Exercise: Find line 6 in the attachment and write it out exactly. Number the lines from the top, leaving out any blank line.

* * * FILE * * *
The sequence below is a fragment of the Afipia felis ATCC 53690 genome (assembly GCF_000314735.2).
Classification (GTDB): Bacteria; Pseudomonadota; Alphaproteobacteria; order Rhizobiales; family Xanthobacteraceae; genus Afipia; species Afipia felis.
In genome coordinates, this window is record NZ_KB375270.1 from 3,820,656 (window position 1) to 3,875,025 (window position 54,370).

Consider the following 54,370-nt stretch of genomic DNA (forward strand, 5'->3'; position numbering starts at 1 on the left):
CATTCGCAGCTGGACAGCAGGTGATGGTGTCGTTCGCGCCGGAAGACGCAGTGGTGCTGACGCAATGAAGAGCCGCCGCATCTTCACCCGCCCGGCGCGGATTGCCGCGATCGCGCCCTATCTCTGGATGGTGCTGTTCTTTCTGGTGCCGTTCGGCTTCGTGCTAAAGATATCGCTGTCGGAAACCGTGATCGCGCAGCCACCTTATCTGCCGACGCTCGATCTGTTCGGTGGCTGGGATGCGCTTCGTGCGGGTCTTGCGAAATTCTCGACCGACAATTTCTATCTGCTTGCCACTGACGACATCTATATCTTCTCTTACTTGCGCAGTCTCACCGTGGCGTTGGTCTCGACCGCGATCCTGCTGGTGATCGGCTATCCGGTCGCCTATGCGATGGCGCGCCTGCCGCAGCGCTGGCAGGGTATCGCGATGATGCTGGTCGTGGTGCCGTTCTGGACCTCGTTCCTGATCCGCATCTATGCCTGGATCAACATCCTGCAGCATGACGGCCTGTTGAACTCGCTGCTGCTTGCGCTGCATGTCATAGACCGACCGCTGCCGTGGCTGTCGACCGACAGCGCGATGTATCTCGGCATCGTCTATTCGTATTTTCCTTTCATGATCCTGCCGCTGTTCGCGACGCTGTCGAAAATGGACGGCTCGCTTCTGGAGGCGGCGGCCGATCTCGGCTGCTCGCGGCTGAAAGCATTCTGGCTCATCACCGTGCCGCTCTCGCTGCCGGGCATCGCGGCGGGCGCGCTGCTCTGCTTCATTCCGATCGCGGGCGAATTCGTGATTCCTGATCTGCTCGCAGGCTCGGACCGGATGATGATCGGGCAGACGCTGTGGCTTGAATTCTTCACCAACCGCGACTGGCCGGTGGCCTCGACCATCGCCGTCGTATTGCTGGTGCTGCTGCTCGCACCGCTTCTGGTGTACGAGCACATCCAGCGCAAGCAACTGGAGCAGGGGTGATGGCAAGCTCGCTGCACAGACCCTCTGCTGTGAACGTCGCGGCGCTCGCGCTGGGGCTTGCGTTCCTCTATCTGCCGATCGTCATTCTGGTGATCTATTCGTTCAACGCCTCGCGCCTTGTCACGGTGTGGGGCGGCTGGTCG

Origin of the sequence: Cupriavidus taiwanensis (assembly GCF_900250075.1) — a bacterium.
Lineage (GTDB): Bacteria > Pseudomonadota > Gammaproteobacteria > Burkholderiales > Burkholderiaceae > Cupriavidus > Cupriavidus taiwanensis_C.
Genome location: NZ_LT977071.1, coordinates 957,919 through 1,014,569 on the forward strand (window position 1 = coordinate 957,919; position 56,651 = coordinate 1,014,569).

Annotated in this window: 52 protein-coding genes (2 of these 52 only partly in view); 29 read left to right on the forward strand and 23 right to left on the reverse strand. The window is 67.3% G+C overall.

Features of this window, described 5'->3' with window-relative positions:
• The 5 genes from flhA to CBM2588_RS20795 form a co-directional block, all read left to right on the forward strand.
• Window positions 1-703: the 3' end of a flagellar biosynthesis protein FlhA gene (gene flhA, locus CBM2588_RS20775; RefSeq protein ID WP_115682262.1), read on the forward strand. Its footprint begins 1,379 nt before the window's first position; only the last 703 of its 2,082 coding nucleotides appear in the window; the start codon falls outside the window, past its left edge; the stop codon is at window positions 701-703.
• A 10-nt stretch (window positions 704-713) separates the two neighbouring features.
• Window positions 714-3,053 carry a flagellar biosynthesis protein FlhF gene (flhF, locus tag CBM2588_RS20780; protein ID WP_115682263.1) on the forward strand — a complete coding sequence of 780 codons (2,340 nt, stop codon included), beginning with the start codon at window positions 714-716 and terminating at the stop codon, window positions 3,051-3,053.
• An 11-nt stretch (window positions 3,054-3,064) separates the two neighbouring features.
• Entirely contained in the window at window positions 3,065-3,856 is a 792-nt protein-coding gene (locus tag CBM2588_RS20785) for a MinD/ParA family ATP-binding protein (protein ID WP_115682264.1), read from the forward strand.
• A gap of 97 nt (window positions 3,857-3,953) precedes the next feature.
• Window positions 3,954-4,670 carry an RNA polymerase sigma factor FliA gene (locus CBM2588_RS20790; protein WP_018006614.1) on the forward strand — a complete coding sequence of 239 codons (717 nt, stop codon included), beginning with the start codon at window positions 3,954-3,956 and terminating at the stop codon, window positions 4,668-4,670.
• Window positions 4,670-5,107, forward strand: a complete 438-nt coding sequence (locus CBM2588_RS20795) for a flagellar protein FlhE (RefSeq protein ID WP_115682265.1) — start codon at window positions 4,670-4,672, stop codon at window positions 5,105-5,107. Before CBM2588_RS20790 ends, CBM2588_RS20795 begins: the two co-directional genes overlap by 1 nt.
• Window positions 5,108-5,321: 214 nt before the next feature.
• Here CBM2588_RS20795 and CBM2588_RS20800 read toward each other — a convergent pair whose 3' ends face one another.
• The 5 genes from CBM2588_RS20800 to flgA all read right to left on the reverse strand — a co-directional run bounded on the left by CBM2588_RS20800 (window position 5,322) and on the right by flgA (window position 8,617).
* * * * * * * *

Origin of the sequence: Cupriavidus taiwanensis (assembly GCF_900250075.1) — a bacterium.